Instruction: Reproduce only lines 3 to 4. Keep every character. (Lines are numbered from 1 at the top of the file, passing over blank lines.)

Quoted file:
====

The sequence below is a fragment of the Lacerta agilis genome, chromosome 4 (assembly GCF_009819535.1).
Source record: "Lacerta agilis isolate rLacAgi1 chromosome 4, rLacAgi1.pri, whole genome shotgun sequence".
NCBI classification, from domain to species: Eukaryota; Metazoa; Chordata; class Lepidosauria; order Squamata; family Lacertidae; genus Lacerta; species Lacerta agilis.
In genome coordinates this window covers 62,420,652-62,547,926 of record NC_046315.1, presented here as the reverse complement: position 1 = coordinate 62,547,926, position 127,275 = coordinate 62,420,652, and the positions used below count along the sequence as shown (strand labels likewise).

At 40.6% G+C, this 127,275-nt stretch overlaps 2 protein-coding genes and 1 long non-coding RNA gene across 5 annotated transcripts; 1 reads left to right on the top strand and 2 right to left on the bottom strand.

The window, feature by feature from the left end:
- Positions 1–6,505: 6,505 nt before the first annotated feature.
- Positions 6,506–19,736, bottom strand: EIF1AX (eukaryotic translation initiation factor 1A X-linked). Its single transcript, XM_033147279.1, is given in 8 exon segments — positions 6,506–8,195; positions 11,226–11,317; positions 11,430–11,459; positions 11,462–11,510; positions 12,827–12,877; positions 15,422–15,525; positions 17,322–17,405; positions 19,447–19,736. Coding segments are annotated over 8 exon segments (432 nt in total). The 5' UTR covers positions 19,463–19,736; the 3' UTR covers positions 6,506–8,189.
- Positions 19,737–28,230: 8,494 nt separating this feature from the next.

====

NCBI classification, from domain to species: Eukaryota; Metazoa; Chordata; class Lepidosauria; order Squamata; family Lacertidae; genus Lacerta; species Lacerta agilis.
In genome coordinates this window covers 62,420,652-62,547,926 of record NC_046315.1, presented here as the reverse complement: position 1 = coordinate 62,547,926, position 127,275 = coordinate 62,420,652, and the positions used below count along the sequence as shown (strand labels likewise).